Currently PfID and its partners as well as friends of Kobaladzes’ family are in process of fundraising to transform the new site into a truly modern center for teaching and medical research excellence in Georgia.

Archil and Sergo Kobaladze Center for Research and Experiential Learning



PfID Starts Offering Certificate Courses for Practicing Nurses in Country Georgia

Partners for International Development and USAID are pleased to offer vocational education classes for nurses. Each class is designed with today’s Georgian nurse in mind and will be taught by Georgian faculty trained with current international nursing practice guidelines by top professionals in the nursing field. Each course contains half didactic (lecture) and half simulation practice and clinical experience on a model nursing unit.

Every nurse that graduates from this program will have passed a rigorous clinical evaluation and written test to ensure significant improvement in assessment skills and nursing interventions. These courses will improve nursing efficiency, quality of patient care, and significantly reduce the hospitals bottom line costs.

The first course of the General Nursing will start on March 22, 2010.

List of the Courses offered:
  • General Nursing and General Pediatric Nursing Course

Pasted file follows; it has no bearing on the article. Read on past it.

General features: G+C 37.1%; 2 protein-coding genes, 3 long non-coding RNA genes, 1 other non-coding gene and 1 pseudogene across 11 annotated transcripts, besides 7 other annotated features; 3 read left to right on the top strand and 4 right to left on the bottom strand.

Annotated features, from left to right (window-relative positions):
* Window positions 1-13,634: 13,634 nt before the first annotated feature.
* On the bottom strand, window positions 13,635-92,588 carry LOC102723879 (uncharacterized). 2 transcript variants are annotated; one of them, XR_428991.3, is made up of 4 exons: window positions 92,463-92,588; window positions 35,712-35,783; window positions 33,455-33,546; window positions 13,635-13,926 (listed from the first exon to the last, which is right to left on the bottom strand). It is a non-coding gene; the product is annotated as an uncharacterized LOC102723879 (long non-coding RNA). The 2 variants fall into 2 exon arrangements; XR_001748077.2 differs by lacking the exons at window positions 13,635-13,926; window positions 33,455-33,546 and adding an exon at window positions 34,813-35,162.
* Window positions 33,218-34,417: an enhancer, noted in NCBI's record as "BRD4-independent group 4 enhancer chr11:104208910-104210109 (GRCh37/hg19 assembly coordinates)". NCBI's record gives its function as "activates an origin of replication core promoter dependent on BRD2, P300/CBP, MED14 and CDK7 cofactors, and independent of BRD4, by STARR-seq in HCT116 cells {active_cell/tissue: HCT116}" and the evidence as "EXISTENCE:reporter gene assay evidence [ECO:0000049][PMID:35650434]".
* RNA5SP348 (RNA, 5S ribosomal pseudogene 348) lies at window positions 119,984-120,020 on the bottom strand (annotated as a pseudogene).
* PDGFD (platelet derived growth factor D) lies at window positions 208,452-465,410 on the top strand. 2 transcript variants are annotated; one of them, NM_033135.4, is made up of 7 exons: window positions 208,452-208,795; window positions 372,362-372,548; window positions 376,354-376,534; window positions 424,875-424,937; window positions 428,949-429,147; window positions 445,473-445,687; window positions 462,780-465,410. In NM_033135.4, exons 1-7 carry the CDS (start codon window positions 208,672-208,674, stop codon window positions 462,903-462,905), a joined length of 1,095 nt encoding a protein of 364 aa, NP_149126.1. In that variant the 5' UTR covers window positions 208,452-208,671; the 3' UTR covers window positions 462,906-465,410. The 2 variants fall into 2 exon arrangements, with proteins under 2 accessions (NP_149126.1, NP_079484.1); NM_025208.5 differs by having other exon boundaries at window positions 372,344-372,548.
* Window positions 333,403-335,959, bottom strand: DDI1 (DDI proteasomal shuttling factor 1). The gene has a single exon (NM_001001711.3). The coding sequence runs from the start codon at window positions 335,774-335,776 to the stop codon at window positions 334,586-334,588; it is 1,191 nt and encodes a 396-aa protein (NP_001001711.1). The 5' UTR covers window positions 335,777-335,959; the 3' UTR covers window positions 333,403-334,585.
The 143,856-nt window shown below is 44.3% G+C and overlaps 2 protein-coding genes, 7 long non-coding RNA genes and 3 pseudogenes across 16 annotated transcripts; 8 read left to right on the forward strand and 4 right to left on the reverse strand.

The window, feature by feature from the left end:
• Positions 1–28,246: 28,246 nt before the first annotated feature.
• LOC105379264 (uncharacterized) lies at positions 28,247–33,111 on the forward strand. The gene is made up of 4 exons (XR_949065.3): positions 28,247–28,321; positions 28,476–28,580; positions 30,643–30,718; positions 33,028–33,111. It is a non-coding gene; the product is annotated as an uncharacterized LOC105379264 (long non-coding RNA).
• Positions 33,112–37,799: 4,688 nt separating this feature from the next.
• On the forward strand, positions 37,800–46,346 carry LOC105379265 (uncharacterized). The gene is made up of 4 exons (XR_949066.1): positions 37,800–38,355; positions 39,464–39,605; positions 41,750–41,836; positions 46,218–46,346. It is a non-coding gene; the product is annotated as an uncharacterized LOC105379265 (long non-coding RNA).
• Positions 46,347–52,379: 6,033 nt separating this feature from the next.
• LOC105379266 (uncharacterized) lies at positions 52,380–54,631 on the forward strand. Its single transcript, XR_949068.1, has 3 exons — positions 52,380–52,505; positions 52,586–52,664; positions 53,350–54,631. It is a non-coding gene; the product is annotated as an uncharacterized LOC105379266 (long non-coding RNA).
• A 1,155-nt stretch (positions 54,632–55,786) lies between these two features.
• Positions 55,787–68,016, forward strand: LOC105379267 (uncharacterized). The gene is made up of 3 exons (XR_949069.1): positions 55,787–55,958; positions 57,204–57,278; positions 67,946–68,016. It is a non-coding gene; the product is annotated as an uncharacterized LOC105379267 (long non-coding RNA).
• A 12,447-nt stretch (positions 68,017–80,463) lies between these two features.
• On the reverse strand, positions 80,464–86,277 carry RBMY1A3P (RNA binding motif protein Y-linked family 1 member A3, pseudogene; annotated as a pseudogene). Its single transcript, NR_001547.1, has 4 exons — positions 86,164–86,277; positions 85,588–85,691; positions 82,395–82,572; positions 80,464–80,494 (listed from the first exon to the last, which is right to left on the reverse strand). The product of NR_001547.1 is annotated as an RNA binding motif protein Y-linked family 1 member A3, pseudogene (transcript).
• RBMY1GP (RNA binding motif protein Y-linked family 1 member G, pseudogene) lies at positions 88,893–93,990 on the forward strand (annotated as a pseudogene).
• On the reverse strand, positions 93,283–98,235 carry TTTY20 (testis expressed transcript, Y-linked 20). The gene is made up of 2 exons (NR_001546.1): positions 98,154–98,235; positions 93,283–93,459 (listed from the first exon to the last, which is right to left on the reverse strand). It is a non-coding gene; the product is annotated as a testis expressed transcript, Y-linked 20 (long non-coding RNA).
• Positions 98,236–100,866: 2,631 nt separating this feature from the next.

• Critical Care Nursing
  • Emergency Nursing
  • Perioperative Nursing
  • Obstetrical Nursing



The second course of the emergency medicine mini-residency (certificate) course starts on February 1, 2010. The course is organized by Emory University School of Medicine (Atlanta, Georgia) and Partners for International Development in collaboration with the Kipshidze Central University Hospital and the Tbilisi State Medical University

The USAID Georgia Emergency Medicine Program is implemented by the Emory University School of Medicine and “Partners for International Development” at the Emergency Department of the Kipshidze Central University Hospital  since the September 2007.  Within the Program the eight months Emergency Medicine mini-residency curriculum has been developed by the Emory Emergency Medicine Faculty to train the first generations of emergency medicine specialists in Georgia. The teaching includes intensive didactic and practical training is conducted by the trained Georgian instructors under direct supervision of the leading Emory Emergency Medicine faculty.

This is a second mini-residency course. The first course completed in 2009 was the Emergency Medicine ToT (train the trainer) course taught by Emory Faculty and seven Georgian graduates of it will teach the second mini residency course. 

Potential candidates can contact PfID office in Georgia to schedule an interview and take a written test. Deadline for application is January 18, 2010.